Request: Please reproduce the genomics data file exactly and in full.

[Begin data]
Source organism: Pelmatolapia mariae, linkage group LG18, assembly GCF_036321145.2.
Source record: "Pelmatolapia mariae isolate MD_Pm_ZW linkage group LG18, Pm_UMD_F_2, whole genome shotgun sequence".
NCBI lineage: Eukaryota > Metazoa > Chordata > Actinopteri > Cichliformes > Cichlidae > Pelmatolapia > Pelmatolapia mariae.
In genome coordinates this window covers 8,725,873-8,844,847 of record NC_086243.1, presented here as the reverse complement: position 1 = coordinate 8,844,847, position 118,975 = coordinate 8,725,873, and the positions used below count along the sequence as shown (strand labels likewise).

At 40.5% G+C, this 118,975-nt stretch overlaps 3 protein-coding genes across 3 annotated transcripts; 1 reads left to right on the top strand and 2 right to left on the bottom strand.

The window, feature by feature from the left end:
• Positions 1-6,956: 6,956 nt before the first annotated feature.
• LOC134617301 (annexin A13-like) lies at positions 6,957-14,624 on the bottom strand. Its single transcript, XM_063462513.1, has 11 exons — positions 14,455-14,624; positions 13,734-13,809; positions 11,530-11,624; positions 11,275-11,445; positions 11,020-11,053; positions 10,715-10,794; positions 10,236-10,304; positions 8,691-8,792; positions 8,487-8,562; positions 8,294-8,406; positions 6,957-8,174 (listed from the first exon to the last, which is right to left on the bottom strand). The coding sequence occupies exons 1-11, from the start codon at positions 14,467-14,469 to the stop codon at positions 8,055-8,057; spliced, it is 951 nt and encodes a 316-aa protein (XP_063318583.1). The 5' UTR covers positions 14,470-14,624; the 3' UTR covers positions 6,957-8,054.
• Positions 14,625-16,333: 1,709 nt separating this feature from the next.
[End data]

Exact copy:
Source organism: Pelmatolapia mariae, linkage group LG18, assembly GCF_036321145.2.
Source record: "Pelmatolapia mariae isolate MD_Pm_ZW linkage group LG18, Pm_UMD_F_2, whole genome shotgun sequence".
NCBI lineage: Eukaryota > Metazoa > Chordata > Actinopteri > Cichliformes > Cichlidae > Pelmatolapia > Pelmatolapia mariae.
In genome coordinates this window covers 8,725,873-8,844,847 of record NC_086243.1, presented here as the reverse complement: position 1 = coordinate 8,844,847, position 118,975 = coordinate 8,725,873, and the positions used below count along the sequence as shown (strand labels likewise).

At 40.5% G+C, this 118,975-nt stretch overlaps 3 protein-coding genes across 3 annotated transcripts; 1 reads left to right on the top strand and 2 right to left on the bottom strand.

The window, feature by feature from the left end:
• Positions 1-6,956: 6,956 nt before the first annotated feature.
• LOC134617301 (annexin A13-like) lies at positions 6,957-14,624 on the bottom strand. Its single transcript, XM_063462513.1, has 11 exons — positions 14,455-14,624; positions 13,734-13,809; positions 11,530-11,624; positions 11,275-11,445; positions 11,020-11,053; positions 10,715-10,794; positions 10,236-10,304; positions 8,691-8,792; positions 8,487-8,562; positions 8,294-8,406; positions 6,957-8,174 (listed from the first exon to the last, which is right to left on the bottom strand). The coding sequence occupies exons 1-11, from the start codon at positions 14,467-14,469 to the stop codon at positions 8,055-8,057; spliced, it is 951 nt and encodes a 316-aa protein (XP_063318583.1). The 5' UTR covers positions 14,470-14,624; the 3' UTR covers positions 6,957-8,054.
• Positions 14,625-16,333: 1,709 nt separating this feature from the next.